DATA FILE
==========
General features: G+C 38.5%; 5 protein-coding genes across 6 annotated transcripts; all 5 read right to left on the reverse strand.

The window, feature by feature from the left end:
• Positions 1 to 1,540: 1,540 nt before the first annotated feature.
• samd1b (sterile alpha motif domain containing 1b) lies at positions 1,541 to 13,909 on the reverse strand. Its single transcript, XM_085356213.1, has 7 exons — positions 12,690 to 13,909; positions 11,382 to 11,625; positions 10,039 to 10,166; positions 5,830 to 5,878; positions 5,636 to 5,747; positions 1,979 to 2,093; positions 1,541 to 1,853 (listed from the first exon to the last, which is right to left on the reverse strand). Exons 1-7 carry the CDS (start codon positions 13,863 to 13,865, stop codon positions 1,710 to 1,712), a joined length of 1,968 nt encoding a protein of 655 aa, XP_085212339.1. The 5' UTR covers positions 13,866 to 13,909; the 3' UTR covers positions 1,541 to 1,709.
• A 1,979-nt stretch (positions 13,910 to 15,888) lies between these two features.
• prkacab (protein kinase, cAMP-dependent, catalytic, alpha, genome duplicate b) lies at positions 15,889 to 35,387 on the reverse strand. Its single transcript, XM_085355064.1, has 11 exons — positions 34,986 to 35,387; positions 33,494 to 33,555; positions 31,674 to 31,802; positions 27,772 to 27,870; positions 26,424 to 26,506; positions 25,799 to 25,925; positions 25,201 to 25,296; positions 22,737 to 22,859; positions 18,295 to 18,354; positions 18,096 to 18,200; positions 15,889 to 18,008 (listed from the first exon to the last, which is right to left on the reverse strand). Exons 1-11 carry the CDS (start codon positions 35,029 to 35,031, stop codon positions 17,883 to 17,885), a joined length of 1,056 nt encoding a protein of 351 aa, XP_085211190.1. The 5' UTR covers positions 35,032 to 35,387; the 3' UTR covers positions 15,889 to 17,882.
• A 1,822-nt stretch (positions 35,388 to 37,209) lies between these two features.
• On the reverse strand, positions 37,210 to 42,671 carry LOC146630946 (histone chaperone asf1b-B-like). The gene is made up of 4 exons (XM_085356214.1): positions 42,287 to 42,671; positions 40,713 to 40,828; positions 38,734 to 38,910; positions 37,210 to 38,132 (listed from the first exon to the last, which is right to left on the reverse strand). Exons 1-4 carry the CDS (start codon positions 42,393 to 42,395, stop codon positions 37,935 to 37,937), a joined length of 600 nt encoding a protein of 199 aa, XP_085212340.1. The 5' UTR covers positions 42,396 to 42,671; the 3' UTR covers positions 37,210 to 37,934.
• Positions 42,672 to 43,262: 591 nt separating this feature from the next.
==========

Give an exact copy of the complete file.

General features: G+C 38.5%; 5 protein-coding genes across 6 annotated transcripts; all 5 read right to left on the reverse strand.

The window, feature by feature from the left end:
• Positions 1 to 1,540: 1,540 nt before the first annotated feature.
• samd1b (sterile alpha motif domain containing 1b) lies at positions 1,541 to 13,909 on the reverse strand. Its single transcript, XM_085356213.1, has 7 exons — positions 12,690 to 13,909; positions 11,382 to 11,625; positions 10,039 to 10,166; positions 5,830 to 5,878; positions 5,636 to 5,747; positions 1,979 to 2,093; positions 1,541 to 1,853 (listed from the first exon to the last, which is right to left on the reverse strand). Exons 1-7 carry the CDS (start codon positions 13,863 to 13,865, stop codon positions 1,710 to 1,712), a joined length of 1,968 nt encoding a protein of 655 aa, XP_085212339.1. The 5' UTR covers positions 13,866 to 13,909; the 3' UTR covers positions 1,541 to 1,709.
• A 1,979-nt stretch (positions 13,910 to 15,888) lies between these two features.
• prkacab (protein kinase, cAMP-dependent, catalytic, alpha, genome duplicate b) lies at positions 15,889 to 35,387 on the reverse strand. Its single transcript, XM_085355064.1, has 11 exons — positions 34,986 to 35,387; positions 33,494 to 33,555; positions 31,674 to 31,802; positions 27,772 to 27,870; positions 26,424 to 26,506; positions 25,799 to 25,925; positions 25,201 to 25,296; positions 22,737 to 22,859; positions 18,295 to 18,354; positions 18,096 to 18,200; positions 15,889 to 18,008 (listed from the first exon to the last, which is right to left on the reverse strand). Exons 1-11 carry the CDS (start codon positions 35,029 to 35,031, stop codon positions 17,883 to 17,885), a joined length of 1,056 nt encoding a protein of 351 aa, XP_085211190.1. The 5' UTR covers positions 35,032 to 35,387; the 3' UTR covers positions 15,889 to 17,882.
• A 1,822-nt stretch (positions 35,388 to 37,209) lies between these two features.
• On the reverse strand, positions 37,210 to 42,671 carry LOC146630946 (histone chaperone asf1b-B-like). The gene is made up of 4 exons (XM_085356214.1): positions 42,287 to 42,671; positions 40,713 to 40,828; positions 38,734 to 38,910; positions 37,210 to 38,132 (listed from the first exon to the last, which is right to left on the reverse strand). Exons 1-4 carry the CDS (start codon positions 42,393 to 42,395, stop codon positions 37,935 to 37,937), a joined length of 600 nt encoding a protein of 199 aa, XP_085212340.1. The 5' UTR covers positions 42,396 to 42,671; the 3' UTR covers positions 37,210 to 37,934.
• Positions 42,672 to 43,262: 591 nt separating this feature from the next.